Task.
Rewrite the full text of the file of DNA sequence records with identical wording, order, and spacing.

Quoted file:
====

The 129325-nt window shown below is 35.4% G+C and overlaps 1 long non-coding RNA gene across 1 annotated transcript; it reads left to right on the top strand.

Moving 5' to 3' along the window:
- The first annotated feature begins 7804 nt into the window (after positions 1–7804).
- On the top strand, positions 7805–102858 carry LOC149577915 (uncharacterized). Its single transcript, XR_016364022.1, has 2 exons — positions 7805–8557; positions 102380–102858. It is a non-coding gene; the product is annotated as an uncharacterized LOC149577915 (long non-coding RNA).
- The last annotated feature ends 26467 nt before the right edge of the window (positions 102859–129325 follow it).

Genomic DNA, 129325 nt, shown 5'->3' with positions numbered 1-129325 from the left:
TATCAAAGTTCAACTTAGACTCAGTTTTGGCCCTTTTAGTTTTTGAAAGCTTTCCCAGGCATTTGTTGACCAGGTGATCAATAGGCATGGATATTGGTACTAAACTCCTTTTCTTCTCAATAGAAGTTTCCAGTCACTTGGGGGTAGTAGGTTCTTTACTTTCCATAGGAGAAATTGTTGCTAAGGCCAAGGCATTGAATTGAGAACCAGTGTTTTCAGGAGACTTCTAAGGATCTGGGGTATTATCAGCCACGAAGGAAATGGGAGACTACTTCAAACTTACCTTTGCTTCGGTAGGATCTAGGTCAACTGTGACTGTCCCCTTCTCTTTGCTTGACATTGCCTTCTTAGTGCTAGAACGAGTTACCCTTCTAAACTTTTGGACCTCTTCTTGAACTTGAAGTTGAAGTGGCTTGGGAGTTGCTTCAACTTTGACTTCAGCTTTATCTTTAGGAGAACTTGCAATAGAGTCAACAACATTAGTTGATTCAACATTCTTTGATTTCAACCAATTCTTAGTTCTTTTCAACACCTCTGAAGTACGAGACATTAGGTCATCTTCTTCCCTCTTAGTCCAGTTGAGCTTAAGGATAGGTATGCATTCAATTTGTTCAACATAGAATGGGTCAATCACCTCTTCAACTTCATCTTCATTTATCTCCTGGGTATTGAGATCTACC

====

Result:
The 129325-nt window shown below is 35.4% G+C and overlaps 1 long non-coding RNA gene across 1 annotated transcript; it reads left to right on the top strand.

Moving 5' to 3' along the window:
- The first annotated feature begins 7804 nt into the window (after positions 1–7804).
- On the top strand, positions 7805–102858 carry LOC149577915 (uncharacterized). Its single transcript, XR_016364022.1, has 2 exons — positions 7805–8557; positions 102380–102858. It is a non-coding gene; the product is annotated as an uncharacterized LOC149577915 (long non-coding RNA).
- The last annotated feature ends 26467 nt before the right edge of the window (positions 102859–129325 follow it).

Genomic DNA, 129325 nt, shown 5'->3' with positions numbered 1-129325 from the left:
TATCAAAGTTCAACTTAGACTCAGTTTTGGCCCTTTTAGTTTTTGAAAGCTTTCCCAGGCATTTGTTGACCAGGTGATCAATAGGCATGGATATTGGTACTAAACTCCTTTTCTTCTCAATAGAAGTTTCCAGTCACTTGGGGGTAGTAGGTTCTTTACTTTCCATAGGAGAAATTGTTGCTAAGGCCAAGGCATTGAATTGAGAACCAGTGTTTTCAGGAGACTTCTAAGGATCTGGGGTATTATCAGCCACGAAGGAAATGGGAGACTACTTCAAACTTACCTTTGCTTCGGTAGGATCTAGGTCAACTGTGACTGTCCCCTTCTCTTTGCTTGACATTGCCTTCTTAGTGCTAGAACGAGTTACCCTTCTAAACTTTTGGACCTCTTCTTGAACTTGAAGTTGAAGTGGCTTGGGAGTTGCTTCAACTTTGACTTCAGCTTTATCTTTAGGAGAACTTGCAATAGAGTCAACAACATTAGTTGATTCAACATTCTTTGATTTCAACCAATTCTTAGTTCTTTTCAACACCTCTGAAGTACGAGACATTAGGTCATCTTCTTCCCTCTTAGTCCAGTTGAGCTTAAGGATAGGTATGCATTCAATTTGTTCAACATAGAATGGGTCAATCACCTCTTCAACTTCATCTTCATTTATCTCCTGGGTATTGAGATCTACC